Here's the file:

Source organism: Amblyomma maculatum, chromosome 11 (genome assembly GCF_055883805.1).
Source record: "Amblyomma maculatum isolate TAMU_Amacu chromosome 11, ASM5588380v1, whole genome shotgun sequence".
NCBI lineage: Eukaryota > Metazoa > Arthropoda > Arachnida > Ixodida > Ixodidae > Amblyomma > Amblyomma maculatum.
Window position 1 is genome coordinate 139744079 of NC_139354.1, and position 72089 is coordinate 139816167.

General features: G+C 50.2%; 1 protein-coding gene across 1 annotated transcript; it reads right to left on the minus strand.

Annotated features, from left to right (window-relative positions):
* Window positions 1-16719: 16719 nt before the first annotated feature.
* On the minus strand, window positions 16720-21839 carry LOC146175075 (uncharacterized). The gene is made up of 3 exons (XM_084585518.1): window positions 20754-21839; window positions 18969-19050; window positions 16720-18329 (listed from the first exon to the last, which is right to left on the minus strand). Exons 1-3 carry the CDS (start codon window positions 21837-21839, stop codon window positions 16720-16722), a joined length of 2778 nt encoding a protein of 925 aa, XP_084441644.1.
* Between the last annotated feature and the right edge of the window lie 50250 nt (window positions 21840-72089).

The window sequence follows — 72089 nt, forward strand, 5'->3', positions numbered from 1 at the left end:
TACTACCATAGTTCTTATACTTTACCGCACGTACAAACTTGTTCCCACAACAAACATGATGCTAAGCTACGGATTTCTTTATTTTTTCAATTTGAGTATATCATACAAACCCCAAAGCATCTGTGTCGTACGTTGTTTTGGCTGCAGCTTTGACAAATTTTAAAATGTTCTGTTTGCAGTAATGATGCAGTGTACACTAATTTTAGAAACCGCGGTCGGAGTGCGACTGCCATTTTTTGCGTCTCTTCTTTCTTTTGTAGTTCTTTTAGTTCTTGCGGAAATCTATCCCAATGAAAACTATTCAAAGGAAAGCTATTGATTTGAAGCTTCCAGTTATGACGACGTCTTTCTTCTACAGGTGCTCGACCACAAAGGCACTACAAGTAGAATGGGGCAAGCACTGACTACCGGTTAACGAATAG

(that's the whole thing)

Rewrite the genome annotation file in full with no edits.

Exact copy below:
Source organism: Amblyomma maculatum, chromosome 11 (genome assembly GCF_055883805.1).
Source record: "Amblyomma maculatum isolate TAMU_Amacu chromosome 11, ASM5588380v1, whole genome shotgun sequence".
NCBI lineage: Eukaryota > Metazoa > Arthropoda > Arachnida > Ixodida > Ixodidae > Amblyomma > Amblyomma maculatum.
Window position 1 is genome coordinate 139744079 of NC_139354.1, and position 72089 is coordinate 139816167.

General features: G+C 50.2%; 1 protein-coding gene across 1 annotated transcript; it reads right to left on the minus strand.

Annotated features, from left to right (window-relative positions):
* Window positions 1-16719: 16719 nt before the first annotated feature.
* On the minus strand, window positions 16720-21839 carry LOC146175075 (uncharacterized). The gene is made up of 3 exons (XM_084585518.1): window positions 20754-21839; window positions 18969-19050; window positions 16720-18329 (listed from the first exon to the last, which is right to left on the minus strand). Exons 1-3 carry the CDS (start codon window positions 21837-21839, stop codon window positions 16720-16722), a joined length of 2778 nt encoding a protein of 925 aa, XP_084441644.1.
* Between the last annotated feature and the right edge of the window lie 50250 nt (window positions 21840-72089).

The window sequence follows — 72089 nt, forward strand, 5'->3', positions numbered from 1 at the left end:
TACTACCATAGTTCTTATACTTTACCGCACGTACAAACTTGTTCCCACAACAAACATGATGCTAAGCTACGGATTTCTTTATTTTTTCAATTTGAGTATATCATACAAACCCCAAAGCATCTGTGTCGTACGTTGTTTTGGCTGCAGCTTTGACAAATTTTAAAATGTTCTGTTTGCAGTAATGATGCAGTGTACACTAATTTTAGAAACCGCGGTCGGAGTGCGACTGCCATTTTTTGCGTCTCTTCTTTCTTTTGTAGTTCTTTTAGTTCTTGCGGAAATCTATCCCAATGAAAACTATTCAAAGGAAAGCTATTGATTTGAAGCTTCCAGTTATGACGACGTCTTTCTTCTACAGGTGCTCGACCACAAAGGCACTACAAGTAGAATGGGGCAAGCACTGACTACCGGTTAACGAATAG